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GNU OrgaDoc Aims To Make It Easy To Copy/Sync Documents Between Computers

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  • GNU OrgaDoc Aims To Make It Easy To Copy/Sync Documents Between Computers

    Phoronix: GNU OrgaDoc Aims To Make It Easy To Copy/Sync Documents Between Computers

    The GNU OrgaDoc project has seen its first release in thirteen years...

    http://www.phoronix.com/scan.php?pag...NU-OrgaDoc-0.9

  • #2
    (First time login after so many years.)

    IMO, syncthing is the best open source sync application ATM.
    It uses a DHT to discover IPs of paired devices, so you don't need to input an IP or configure a domain name.
    It has fully encrypted communication between devices.
    Finally you can set it up to backup changed/ovewritten/deleted files after a sync.

    Downsides:
    1. It is a console program and doesn't have a good cross-platform UI that doesn't embed a web engine in itself.
    2. No builtin support for noticing file/folder changes. Instead it scans the watched folders after a set timeout. Or you can use a 3rd party app that notices the changes and instructs it to scan the particular folder.
    3. Written in GO. I would prefer C++. I worry about the viability of GO in the future. (queue the rust people rushing in and commenting).

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    • #3
      The amount of sarcasm in the article is.... over 9000.

      Originally posted by SledgeHammer_999 View Post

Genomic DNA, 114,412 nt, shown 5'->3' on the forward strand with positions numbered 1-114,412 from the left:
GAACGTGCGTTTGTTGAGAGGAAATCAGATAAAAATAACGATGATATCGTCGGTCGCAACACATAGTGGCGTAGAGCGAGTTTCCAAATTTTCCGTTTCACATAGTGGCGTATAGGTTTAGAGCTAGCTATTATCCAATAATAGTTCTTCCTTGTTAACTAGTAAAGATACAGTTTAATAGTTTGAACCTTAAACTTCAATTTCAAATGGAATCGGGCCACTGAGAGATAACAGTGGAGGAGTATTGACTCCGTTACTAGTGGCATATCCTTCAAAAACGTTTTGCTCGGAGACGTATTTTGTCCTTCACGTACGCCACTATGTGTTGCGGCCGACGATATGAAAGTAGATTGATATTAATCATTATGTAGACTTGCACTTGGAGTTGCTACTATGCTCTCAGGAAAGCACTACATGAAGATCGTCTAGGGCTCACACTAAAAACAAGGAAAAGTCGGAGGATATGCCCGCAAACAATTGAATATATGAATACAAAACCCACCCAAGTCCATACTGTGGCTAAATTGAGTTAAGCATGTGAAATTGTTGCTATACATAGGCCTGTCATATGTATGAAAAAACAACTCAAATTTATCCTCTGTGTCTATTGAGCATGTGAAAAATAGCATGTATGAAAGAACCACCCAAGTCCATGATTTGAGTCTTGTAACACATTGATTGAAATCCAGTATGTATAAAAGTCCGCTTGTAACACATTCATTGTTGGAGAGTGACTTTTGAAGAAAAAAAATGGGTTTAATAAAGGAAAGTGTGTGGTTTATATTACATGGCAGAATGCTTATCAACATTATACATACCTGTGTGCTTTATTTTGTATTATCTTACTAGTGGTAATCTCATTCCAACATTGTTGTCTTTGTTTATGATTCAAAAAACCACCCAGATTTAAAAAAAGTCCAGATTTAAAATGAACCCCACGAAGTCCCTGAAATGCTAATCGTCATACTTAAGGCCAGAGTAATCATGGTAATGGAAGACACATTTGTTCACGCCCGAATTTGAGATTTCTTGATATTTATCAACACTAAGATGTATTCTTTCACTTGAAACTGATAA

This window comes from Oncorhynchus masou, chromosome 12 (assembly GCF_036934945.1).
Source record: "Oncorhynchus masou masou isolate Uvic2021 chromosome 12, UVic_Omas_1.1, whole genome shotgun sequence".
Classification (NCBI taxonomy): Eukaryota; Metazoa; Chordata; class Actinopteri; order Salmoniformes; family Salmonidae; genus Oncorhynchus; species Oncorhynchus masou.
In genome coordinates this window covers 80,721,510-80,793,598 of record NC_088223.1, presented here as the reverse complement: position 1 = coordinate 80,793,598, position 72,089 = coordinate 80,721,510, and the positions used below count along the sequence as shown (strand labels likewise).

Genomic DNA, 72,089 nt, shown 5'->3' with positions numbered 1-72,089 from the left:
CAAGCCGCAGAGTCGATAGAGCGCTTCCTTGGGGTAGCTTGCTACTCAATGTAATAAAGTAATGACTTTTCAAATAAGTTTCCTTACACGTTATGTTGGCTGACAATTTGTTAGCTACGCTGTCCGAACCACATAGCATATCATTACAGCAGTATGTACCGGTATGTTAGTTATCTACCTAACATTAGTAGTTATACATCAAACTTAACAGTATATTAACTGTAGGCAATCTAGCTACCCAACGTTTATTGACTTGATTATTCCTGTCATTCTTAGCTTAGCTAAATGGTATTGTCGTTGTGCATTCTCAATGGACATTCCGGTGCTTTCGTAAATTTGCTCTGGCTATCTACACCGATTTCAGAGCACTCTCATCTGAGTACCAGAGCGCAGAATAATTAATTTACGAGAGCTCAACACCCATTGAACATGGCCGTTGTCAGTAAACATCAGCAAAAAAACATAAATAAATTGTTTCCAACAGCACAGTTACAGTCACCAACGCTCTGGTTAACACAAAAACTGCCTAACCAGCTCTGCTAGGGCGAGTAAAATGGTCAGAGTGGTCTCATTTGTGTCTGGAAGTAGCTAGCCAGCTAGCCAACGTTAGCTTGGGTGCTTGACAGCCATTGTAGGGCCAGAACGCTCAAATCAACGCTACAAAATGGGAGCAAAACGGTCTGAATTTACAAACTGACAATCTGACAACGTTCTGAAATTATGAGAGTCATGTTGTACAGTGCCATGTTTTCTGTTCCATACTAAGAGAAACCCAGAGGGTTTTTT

3. Written in GO. I would prefer C++. I worry about the viability of GO in the future. (queue the rust people rushing in and commenting).
      I don't see GO disappearing any time soon, sure it won't take over Java or PHP, but it has its niche. I would prefer C++ too, though.
      Last edited by starshipeleven; 05-12-2017, 02:38 PM.

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      • #4
        I agree with what was said about Syncthing. Nowadays it is a firm solution.

        In fact I'm willing to "port" (rewrite) it to C++ soon. Will post here when/if that happens.

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        • #5
          For a geek sync tool for documents and that doesn't require a web server and crap, I suppose people might use a version control system like bazaar, git or other instead?

          If you look at GNU OrgaDoc's manual though, it seems to be made for generating (and extracting) XML metadata about your documents. It also converts that XML to html or tex for human consumption ; there's something about bibtex too (maybe you're writing a scholarly paper and you intend to cite or reference many of the documents)
          That should be why right in the article it tells you to use rsync or unison for the syncing.

          So, you could use Syncthing to sync your document folder hierarchy that you tidied up with OrgaDoc, then open now local .html or .pdf files that serve as a navigational aid or table of contents to your document stash.

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          • #6
            Originally posted by grok View Post
            For a geek sync tool for documents and that doesn't require a web server and crap, I suppose people might use a version control system like bazaar, git or other instead?
            If you write plain text files that works fine, if you use an Office suite then the document/spreadsheet/presentation is actually XML if opened as plain text, or it is zipped up in a compressed archive so it becomes a blob for git and the like.

            So yeah, there is no real need for git's features.

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